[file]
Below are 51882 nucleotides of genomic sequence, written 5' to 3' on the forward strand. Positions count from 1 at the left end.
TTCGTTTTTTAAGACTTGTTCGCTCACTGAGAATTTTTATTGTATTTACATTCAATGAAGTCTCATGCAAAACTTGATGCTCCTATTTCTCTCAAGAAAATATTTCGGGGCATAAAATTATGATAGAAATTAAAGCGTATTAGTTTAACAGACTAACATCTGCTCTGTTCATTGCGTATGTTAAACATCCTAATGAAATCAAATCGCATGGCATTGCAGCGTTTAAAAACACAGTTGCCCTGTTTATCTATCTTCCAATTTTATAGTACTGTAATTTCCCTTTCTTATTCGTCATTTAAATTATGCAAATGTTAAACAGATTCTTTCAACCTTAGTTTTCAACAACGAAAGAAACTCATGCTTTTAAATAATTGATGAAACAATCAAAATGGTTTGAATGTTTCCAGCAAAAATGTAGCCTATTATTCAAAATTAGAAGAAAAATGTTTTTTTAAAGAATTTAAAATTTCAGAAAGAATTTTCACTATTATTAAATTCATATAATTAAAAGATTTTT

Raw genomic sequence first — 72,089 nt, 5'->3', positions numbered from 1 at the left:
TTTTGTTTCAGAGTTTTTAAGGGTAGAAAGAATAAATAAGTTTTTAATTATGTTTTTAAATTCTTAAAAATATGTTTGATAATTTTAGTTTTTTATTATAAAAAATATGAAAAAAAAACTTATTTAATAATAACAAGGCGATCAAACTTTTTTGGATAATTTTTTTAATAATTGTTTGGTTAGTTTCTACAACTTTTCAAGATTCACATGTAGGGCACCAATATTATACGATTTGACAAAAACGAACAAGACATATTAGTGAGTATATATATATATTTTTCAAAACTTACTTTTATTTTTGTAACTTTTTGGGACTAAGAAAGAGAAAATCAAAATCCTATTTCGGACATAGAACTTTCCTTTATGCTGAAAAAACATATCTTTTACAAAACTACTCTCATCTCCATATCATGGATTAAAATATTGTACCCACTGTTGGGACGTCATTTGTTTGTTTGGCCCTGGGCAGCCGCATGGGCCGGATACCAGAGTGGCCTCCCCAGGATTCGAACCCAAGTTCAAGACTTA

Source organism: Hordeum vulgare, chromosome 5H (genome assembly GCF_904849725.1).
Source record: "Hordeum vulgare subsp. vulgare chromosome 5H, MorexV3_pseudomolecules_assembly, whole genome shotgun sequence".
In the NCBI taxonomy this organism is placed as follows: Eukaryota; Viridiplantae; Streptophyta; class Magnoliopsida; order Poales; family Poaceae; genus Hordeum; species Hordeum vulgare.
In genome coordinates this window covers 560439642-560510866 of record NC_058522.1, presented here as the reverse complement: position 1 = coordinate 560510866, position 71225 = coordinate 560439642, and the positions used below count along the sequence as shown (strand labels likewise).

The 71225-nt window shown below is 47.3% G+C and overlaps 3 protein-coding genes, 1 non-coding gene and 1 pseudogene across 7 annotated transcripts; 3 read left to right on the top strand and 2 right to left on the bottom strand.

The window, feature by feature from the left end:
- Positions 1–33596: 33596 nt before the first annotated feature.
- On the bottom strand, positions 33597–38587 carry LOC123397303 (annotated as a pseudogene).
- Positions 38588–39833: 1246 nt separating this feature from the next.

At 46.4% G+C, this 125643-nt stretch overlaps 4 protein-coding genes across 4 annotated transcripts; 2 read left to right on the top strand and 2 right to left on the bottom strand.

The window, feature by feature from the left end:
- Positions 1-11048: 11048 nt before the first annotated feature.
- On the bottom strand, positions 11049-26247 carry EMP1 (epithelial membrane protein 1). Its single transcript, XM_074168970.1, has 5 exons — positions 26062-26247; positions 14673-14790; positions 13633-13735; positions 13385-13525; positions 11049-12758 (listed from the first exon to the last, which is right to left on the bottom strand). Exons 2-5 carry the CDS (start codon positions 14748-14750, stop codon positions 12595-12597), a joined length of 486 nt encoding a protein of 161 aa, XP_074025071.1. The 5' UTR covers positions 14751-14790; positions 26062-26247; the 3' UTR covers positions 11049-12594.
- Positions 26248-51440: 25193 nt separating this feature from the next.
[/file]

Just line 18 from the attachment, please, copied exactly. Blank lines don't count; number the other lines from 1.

- Positions 26248-51440: 25193 nt separating this feature from the next.